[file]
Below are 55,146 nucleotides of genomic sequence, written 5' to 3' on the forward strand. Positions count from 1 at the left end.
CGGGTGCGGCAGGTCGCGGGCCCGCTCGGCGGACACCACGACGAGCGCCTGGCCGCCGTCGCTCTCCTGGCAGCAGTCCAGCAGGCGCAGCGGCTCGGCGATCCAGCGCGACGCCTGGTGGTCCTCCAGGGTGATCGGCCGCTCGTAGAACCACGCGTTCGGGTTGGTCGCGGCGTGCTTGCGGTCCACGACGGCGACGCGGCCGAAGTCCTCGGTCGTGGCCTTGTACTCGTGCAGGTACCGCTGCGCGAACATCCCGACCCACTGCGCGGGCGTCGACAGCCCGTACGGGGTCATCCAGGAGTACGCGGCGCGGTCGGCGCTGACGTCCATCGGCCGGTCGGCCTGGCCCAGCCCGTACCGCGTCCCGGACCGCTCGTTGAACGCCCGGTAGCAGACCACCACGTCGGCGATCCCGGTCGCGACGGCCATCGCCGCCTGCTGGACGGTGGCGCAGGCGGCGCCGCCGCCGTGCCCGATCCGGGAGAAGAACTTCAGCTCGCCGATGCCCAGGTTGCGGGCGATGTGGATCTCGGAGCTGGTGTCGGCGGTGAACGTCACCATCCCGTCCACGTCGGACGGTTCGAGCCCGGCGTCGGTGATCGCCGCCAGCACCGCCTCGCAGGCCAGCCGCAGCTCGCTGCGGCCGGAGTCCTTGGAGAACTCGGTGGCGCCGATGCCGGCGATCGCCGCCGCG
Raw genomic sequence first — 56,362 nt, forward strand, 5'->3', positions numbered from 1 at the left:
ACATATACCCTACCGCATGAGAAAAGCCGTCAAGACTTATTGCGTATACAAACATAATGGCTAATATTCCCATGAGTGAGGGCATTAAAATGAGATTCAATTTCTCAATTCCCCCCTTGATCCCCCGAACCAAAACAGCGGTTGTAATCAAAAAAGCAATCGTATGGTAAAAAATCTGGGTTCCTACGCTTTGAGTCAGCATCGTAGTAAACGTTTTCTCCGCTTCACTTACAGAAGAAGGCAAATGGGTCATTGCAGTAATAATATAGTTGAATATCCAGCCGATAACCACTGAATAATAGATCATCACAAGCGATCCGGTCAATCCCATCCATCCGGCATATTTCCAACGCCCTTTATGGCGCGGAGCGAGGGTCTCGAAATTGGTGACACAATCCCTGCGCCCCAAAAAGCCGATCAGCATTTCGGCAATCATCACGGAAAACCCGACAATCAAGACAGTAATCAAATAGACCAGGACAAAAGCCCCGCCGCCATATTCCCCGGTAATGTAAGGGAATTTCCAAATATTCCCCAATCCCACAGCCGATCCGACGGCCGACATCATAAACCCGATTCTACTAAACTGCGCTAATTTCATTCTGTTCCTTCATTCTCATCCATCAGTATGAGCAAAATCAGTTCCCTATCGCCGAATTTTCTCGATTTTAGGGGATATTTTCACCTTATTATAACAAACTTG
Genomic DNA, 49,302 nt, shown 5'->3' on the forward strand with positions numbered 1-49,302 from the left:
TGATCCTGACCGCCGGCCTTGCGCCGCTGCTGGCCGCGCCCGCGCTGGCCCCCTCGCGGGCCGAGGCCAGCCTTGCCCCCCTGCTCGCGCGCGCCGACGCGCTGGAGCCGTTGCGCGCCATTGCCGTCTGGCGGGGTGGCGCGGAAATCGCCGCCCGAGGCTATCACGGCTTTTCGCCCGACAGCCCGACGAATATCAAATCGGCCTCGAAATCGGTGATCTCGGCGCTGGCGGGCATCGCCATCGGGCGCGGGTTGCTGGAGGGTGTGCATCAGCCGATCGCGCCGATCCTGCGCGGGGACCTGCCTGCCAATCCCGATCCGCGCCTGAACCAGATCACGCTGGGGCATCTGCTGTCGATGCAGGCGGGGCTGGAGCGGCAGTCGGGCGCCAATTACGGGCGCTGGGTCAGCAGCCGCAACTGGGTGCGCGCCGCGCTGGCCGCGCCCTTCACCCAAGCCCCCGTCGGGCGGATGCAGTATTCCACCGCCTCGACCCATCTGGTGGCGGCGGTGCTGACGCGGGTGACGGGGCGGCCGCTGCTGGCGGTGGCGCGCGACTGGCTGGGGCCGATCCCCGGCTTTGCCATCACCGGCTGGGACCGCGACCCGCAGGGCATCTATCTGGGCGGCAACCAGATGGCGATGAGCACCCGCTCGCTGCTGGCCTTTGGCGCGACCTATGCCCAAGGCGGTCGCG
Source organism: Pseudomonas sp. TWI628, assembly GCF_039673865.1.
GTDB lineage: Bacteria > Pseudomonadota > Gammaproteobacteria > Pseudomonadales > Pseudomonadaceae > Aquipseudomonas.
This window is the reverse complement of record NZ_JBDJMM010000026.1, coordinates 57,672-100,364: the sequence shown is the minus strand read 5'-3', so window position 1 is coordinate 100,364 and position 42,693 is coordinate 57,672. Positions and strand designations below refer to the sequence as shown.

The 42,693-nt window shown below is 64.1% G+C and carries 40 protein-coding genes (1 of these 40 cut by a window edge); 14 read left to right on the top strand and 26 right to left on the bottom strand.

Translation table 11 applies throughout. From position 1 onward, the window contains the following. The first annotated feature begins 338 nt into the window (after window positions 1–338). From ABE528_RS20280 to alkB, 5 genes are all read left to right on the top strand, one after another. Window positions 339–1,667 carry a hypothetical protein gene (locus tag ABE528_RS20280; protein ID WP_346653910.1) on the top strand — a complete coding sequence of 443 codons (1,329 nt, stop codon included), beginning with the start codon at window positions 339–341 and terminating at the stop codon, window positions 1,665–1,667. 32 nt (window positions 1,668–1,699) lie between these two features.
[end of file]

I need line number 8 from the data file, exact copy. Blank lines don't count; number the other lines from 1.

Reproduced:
GTDB lineage: Bacteria > Pseudomonadota > Gammaproteobacteria > Pseudomonadales > Pseudomonadaceae > Aquipseudomonas.